JPD: I was ecstatic that we were able to spend that much time together and accomplish that much. He turned 18 at 6:30am when we reached the summit. It was 15 or 20 degrees below freezing with a wind chill factor, it was cold in the morning even with the sun coming up. But we did it.
PI: Climbing a mountain sounds like a metaphor for how you have overcome obstacles in your life.
JPD: In life, you can make your dreams or your fantasies come true. You just have to be willing to take the steps in that direction no matter what people say. One step at a time.
PI: Can you talk about the importance of giving back in relationship to success?
JPD: Success unshared is failure. Many people think, “How can I be a philanthropist when I don’t have any money?” It doesn’t take money to give back.
I will give you an example, when I was six years old, my mother took my brother and me to downtown LA at Christmas to see all the lights and decorations. She gave each of us a dime and said, “Give it to that guy with the red bucket ringing a bell.” We gave the guy the money but then we asked her, “Mom, that’s two soda pops, why are we giving that guy our dimes?” She said, “That’s the Salvation Army guy, they take care of people with absolutely nothing. Even though we have very little, we are happy. We have food, we have a place to live. Remember in life that there is always someone worse off than you are. We can only afford a dime, but we are giving something.”
What my mom said stuck with me throughout my life. I have a lot of charities and I give back. The person who benefits the most from giving back is yourself. When you give back, ask nothing in return, not even “Thank you.” If you don’t have money, you can give of your time, like feeding people on Thanksgiving.
PI: What are your daily rituals to meditate and connect to your spiritual practice?
JPD: Every morning I get up and I take at least five minutes and just “Be.” I look around the room at the ceiling, whatever is in front of me, and just be in the present without any thoughts about my problems. I don’t think about anything good or bad during the day or what I am going to do next. I just try and be in the here and now, which is difficult to do.
I have a one sentence mantra, “Creator of souls, thank you for the life you have given me, let me see the truth and share what I have and make the world better off because I am here.” I do this morning ritual 90% of the time.
PI: How has meditation has contributed to your business success?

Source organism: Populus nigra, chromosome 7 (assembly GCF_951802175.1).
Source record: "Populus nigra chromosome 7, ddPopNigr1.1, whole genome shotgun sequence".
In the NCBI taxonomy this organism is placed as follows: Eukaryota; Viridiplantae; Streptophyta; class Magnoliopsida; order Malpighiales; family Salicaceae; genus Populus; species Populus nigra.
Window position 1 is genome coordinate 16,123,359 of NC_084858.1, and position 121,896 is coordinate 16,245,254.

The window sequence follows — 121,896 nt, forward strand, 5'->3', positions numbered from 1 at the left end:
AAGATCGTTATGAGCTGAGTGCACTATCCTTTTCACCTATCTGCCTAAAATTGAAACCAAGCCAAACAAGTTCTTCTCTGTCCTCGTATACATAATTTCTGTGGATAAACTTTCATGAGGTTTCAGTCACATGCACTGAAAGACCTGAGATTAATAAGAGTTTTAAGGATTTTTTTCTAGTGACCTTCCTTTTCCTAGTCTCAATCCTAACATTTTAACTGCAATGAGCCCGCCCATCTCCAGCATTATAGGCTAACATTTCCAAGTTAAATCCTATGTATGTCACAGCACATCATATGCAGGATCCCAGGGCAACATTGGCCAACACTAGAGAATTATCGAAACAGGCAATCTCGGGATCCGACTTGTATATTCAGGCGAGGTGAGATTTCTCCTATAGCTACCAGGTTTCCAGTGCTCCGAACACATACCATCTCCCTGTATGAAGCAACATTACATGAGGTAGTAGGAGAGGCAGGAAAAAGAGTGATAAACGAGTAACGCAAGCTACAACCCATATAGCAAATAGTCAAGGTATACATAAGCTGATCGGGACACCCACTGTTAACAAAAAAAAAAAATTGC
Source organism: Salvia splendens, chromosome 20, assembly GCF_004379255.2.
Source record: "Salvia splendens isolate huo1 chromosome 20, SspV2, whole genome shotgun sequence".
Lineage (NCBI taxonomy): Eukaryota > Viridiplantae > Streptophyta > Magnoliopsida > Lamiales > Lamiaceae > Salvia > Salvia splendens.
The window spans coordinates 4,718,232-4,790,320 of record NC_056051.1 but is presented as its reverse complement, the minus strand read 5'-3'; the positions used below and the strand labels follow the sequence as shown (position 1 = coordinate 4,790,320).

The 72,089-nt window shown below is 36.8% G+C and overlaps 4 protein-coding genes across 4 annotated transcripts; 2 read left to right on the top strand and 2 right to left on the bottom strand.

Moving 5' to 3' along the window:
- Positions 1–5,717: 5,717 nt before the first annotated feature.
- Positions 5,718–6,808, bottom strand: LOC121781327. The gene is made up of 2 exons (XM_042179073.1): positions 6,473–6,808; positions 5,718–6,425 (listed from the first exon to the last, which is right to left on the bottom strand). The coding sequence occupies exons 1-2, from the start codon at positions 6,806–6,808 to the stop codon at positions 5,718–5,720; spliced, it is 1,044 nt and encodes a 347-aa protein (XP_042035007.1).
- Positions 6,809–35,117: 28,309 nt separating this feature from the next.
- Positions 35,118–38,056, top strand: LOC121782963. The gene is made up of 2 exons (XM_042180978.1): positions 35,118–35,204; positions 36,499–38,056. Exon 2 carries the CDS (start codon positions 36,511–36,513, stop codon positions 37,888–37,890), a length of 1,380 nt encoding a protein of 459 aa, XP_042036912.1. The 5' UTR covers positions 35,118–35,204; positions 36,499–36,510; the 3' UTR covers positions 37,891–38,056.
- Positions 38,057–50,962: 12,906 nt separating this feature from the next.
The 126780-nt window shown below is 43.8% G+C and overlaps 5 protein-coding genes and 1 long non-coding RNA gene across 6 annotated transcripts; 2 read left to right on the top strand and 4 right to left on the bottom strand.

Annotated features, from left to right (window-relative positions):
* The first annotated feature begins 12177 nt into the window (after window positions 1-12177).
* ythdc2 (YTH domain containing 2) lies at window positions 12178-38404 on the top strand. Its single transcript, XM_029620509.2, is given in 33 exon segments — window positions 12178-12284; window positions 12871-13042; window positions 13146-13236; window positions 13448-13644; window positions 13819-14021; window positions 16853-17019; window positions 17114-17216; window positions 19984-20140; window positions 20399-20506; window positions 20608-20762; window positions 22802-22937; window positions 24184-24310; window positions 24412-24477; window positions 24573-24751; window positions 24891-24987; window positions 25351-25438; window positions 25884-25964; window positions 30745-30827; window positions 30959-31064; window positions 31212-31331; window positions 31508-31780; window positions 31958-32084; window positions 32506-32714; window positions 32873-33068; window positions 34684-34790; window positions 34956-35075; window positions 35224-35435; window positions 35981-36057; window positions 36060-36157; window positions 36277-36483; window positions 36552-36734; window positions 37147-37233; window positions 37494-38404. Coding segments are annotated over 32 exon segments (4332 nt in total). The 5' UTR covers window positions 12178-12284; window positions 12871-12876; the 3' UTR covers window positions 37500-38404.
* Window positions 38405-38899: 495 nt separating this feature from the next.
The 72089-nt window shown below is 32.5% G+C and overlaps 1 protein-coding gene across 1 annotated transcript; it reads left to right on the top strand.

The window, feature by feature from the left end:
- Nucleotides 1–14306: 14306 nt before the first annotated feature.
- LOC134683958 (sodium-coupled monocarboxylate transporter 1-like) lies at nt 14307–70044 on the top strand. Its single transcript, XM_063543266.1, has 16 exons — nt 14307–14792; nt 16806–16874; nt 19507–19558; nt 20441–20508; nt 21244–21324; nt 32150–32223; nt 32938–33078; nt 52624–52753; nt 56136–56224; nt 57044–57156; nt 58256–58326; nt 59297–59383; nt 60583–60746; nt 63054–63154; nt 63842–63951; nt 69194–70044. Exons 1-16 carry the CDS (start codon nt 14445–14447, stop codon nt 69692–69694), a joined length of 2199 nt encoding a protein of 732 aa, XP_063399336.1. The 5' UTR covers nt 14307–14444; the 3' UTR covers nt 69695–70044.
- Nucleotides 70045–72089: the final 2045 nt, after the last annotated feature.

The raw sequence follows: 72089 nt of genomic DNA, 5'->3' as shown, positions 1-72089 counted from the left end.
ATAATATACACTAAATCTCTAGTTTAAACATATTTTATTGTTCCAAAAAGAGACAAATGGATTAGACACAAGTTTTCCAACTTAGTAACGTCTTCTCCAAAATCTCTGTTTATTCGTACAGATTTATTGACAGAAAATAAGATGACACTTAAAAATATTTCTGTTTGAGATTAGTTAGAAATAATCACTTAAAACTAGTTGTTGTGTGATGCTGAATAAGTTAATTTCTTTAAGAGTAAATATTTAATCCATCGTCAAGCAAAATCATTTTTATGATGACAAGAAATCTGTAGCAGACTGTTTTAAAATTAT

JPD: Meditation helps you be clear in the morning when you wake up, regardless of what happens during the day. When you start with a clear mind you can think a little more clearly, and maybe instead of three things running through your mind you can slow down to one or two things at a time. It contributes to being much more of a business person. But when we talk about success, we have to talk about what kind of success.
PI: How do you define success?
JPD: Many people think success is just when you have a lot of money. You can be successful with your health and exercise. You can be successful with your meditation.
When I was in high school, I had a job as the janitor at Stuart’s Cleaners. One day Stuart came to me and said, “Johnny I got to talk to you.” I thought, “Oh boy, what did I do?” He said, “Last night I worked late and I put my watch on the coffee table so I could take a nap for a few minutes, and it dropped on the floor. I went to pick it up and I noticed under the cot, there was no dust. I moved it and there was no dust. I moved the cabinet and there was no dust. You move things, you do stuff that no one is even going to look at. You are doing the most amazing job as a janitor.” Stuart gave me a raise, I was probably the highest paid kid in my high school. It’s because I did what I was supposed to do as if someone were watching me every single minute.
Success is not how much you have, but how well you do with what you have when nobody is looking.
PI: That brings us to work ethic.
JPD: Successful people do all the things unsuccessful people aren’t willing to do. Like yoga and meditation, you have to show up and do it. If things don’t go right for you, you got to keep on doing it until it goes right. If 50 doors are slammed in your face, you have to be just as enthusiastic at door number 51 as you were for the first 50 doors.
John Paul DeJoria’s is the cofounder of Paul Mitchell Systems (paulmitchell.com) and cofounder of the Patron Spirits Company (patrontequila.com). His newest company is ready to change the lives of the 3.7 people with the cold sore virus with a botanically-based, made in the USA cold sore/fever blister over the counter treatment balm: aubio.com
Psalm Isadora is a sex and relationship expert who specializes in women’s health and empowerment and modern sexual education for adults. She is the star of Playboy TV’s reality show Cougar Club (Premiers March 2016), featured in Buzzfeed’s Modern Sex, Creator of OYoga and founder of global Tantra Sexu- al Mastery. Watch her free Tantra video trainings at: psalmisadora.com.